For each of the 18 BOLD runs found per subject (across all tasks and sessions), the following preprocessing was performed. First, a reference volume and its skull-stripped version were generated using a custom methodology of fMRIPrep. A B0-nonuniformity map (or fieldmap) was estimated based on a phase-difference map calculated with a dual-echo GRE (gradient-recall echo) sequence, processed with a custom workflow of SDCFlows inspired by the epidewarp.fsl script and further improvements in HCP Pipelines (Glasser et al. 2013). The fieldmap was then co-registered to the target EPI (echo-planar imaging) reference run and converted to a displacements field map (amenable to registration tools such as ANTs) with FSL’s fugue and other SDCflows tools. Based on the estimated susceptibility distortion, a corrected EPI (echo-planar imaging) reference was calculated for a more accurate co-registration with the anatomical reference. The BOLD reference was then co-registered to the T1w reference using flirt (FSL 5.0.9, Jenkinson and Smith 2001) with the boundary-based registration (Greve and Fischl 2009) cost-function. Co-registration was configured with nine degrees of freedom to account for distortions remaining in the BOLD reference. Head-motion parameters with respect to the BOLD reference (transformation matrices, and six corresponding rotation and translation parameters) are estimated before any spatiotemporal filtering using mcflirt (FSL 5.0.9, Jenkinson et al. 2002). BOLD runs were slice-time corrected using 3dTshift from AFNI 20160207 (Cox and Hyde 1997, RRID:SCR_005927). The BOLD time-series (including slice-timing correction when applied) were resampled onto their original, native space by applying a single, composite transform to correct for head-motion and susceptibility distortions. These resampled BOLD time-series will be referred to as preprocessed BOLD in original space, or just preprocessed BOLD. The BOLD time-series were resampled into standard space, generating a preprocessed BOLD run in MNI152NLin2009cAsym space. First, a reference volume and its skull-stripped version were generated using a custom methodology of fMRIPrep. Several confounding time-series were calculated based on the preprocessed BOLD: framewise displacement (FD), DVARS and three region-wise global signals. FD and DVARS are calculated for each functional run, both using their implementations in Nipype (following the definitions by Power et al. 2014). The three global signals are extracted within the CSF, the WM, and the whole-brain masks. Additionally, a set of physiological regressors were extracted to allow for component-based noise correction (CompCor, Behzadi et al. 2007). Principal components are estimated after high-pass filtering the preprocessed BOLD time-series (using a discrete cosine filter with 128s cut-off) for the two CompCor variants: temporal (tCompCor) and anatomical (aCompCor). tCompCor components are then calculated from the top 5% variable voxels within a mask covering the subcortical regions. This subcortical mask is obtained by heavily eroding the brain mask, which ensures it does not include cortical GM regions. For aCompCor, components are calculated within the intersection of the aforementioned mask and the union of CSF and WM masks calculated in T1w space, after their projection to the native space of each functional run (using the inverse BOLD-to-T1w transformation). Components are also calculated separately within the WM and CSF masks. For each CompCor decomposition, the k components with the largest singular values are retained, such that the retained components’ time series are sufficient to explain 50 percent of variance across the nuisance mask (CSF, WM, combined, or temporal). The remaining components are dropped from consideration. The head-motion estimates calculated in the correction step were also placed within the corresponding confounds file. The confound time series derived from head motion estimates and global signals were expanded with the inclusion of temporal derivatives and quadratic terms for each (Satterthwaite et al. 2013). Frames that exceeded a threshold of 0.5 mm FD or 1.5 standardised DVARS were annotated as motion outliers. All resamplings can be performed with a single interpolation step by composing all the pertinent transformations (i.e. head-motion transform matrices, susceptibility distortion correction when available, and co-registrations to anatomical and output spaces). Gridded (volumetric) resamplings were performed using antsApplyTransforms (ANTs), configured with Lanczos interpolation to minimize the smoothing effects of other kernels (Lanczos 1964). Non-gridded (surface) resamplings were performed using mri_vol2surf (FreeSurfer).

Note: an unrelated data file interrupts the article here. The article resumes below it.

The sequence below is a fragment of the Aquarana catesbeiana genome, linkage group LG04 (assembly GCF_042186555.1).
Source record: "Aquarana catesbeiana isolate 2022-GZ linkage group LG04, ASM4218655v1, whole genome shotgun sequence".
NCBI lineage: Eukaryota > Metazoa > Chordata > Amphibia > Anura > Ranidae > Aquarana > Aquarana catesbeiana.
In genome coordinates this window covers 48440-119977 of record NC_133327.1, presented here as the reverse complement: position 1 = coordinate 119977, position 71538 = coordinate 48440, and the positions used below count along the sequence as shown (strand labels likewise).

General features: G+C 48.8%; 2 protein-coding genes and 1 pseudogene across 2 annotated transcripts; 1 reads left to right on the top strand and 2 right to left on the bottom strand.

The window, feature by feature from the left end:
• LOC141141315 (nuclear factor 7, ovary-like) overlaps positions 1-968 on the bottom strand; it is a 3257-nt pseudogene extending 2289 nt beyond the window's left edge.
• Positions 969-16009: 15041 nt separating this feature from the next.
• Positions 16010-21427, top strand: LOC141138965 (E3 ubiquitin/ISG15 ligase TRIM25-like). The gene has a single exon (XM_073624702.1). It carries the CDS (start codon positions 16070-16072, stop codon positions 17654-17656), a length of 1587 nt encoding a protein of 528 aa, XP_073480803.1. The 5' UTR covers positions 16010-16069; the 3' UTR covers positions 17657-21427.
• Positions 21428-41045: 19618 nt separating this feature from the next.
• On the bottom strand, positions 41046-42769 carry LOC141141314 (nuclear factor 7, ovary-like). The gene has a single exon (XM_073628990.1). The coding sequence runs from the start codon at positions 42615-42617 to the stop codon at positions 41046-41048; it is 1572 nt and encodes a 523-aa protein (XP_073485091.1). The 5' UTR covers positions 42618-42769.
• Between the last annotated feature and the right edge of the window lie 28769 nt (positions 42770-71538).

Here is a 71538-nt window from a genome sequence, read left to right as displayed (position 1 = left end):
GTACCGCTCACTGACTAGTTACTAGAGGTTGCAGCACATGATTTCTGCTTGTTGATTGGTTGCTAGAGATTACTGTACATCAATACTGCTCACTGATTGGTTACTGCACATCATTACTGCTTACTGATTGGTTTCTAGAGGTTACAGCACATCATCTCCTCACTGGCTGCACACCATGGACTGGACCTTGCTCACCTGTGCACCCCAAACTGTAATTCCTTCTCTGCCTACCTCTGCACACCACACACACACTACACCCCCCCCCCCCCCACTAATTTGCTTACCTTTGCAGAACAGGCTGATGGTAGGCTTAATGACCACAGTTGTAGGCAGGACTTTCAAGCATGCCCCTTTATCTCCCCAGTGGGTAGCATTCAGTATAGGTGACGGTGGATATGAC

## Footnotes

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^{1}Technically, the calculation of the components and their regression coefficients are done simultaneously based on analytical methods without having to perform regression↵

^{2}The original GLMNET package for MATLAB could not import a dataset size of as large a magnitude as in this study because the FORTRAN API with MATLAB was written in 32-bit architecture; we have updated the FORTRAN code ourselves to 64-bit architecture to circumvent this issue; the updated package is provided here: https://github.com/sangillee/GLMNET64MATLAB